We can be sure that there will be a large number of community events and memorials on the upcoming tenth anniversary of the September 11, 2001 attacks. Fathers around the world, and particularly in the United States, were confronted with the need to openly discuss the attacks in their immediate aftermath in 2001. What lessons did we learn that might apply to the anniversary of these horrific attacks on our civilization?
Our Children as Victims. As we all learned in 2001, we are all victims in one way or another of the attacks on the World Trade Center and the Pentagon, and of the near miss of at least one other American icon. Our children are special victims because of their need for security and comfort in their world. In many ways, it is easier for adults to conceptualize the impact of terrorism; children have a hard time and tend to feel more at risk than adults do. As fathers, we have to recognize that our children may feel the trauma of 9/11 as it is remembered this year, and perhaps more intensely than we do.
Don't Close the Dialogue Door. Certainly at home and at school this year, the children will talk about the anniversary. The September 11 attacks have become much more than a footnote in American history. Only time will tell how significant these events will be historically. But from an educational perspective, it is important to talk about the impact of September 11 on American life and culture. Be ready for a discussion anytime around the 11th. Media retrospectives will be everywhere, and continued community memorials are likely in many locales. Keep the lines of communication open and be willing to do a lot of listening.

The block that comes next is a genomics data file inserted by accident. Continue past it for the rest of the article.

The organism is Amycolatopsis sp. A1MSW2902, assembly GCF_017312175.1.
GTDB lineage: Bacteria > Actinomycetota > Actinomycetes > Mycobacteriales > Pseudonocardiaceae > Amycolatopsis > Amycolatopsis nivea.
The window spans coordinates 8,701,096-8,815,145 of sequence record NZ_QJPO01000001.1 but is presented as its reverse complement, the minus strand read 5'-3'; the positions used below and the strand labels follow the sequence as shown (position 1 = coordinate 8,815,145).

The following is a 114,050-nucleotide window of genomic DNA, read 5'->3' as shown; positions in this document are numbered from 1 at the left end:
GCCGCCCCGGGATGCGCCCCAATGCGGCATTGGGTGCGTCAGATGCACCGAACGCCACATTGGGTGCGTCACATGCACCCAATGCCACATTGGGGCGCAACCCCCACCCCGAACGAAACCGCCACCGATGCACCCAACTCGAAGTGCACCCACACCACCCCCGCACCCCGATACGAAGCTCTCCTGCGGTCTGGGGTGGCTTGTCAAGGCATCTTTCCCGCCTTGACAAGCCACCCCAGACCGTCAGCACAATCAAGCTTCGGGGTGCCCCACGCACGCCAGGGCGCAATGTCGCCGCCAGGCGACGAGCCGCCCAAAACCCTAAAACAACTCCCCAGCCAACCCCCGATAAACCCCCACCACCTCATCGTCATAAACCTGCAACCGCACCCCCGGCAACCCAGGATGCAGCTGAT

- Show respect for their feelings, whether you agree or not. Don't belittle, cut them off or say things like "That's ridiculous."
- Try gently probing and exploring their thoughts to help them verbalize. Comments such as "Tell me more about that" or "What exactly do you mean by that" are helpful.
- Watch for the non verbal cues. Watch your children's eyes when they are talking. Watch for tension, gestures and so on. There are many ways to get and send messages without words.
- Accept their feelings. If they feel afraid with all of the reminiscing, it's okay to let them know that you do too, but that you have found ways to cope with those feelings.
Sharing Your Coping Skills. Adults are usually more adept and experienced at coping with uncertainty than children are. Talk about what you do to address your fears. Help them see that society has changed to address uncertainty. For example, talk about tightened airport security, review what your child's school has done to improve safety and security, and help them to see that they have a role to play in their own neighborhood and community.
Attending Community or Religious Memorials. Many communities around the country will hold memorial services, as are many churches. Consider attending one of these with your children. The messages of hope and the understanding of the passage of time will be helpful, and will likely open doors to their feelings and thoughts.
Conclusion. Keep the lines of communication open. Do a lot of listening and reassuring. And look for ways to help your children cope. With some simple preparation and advance planning, you can help make the September 11 anniversary an opportunity for learning and comfort for your children.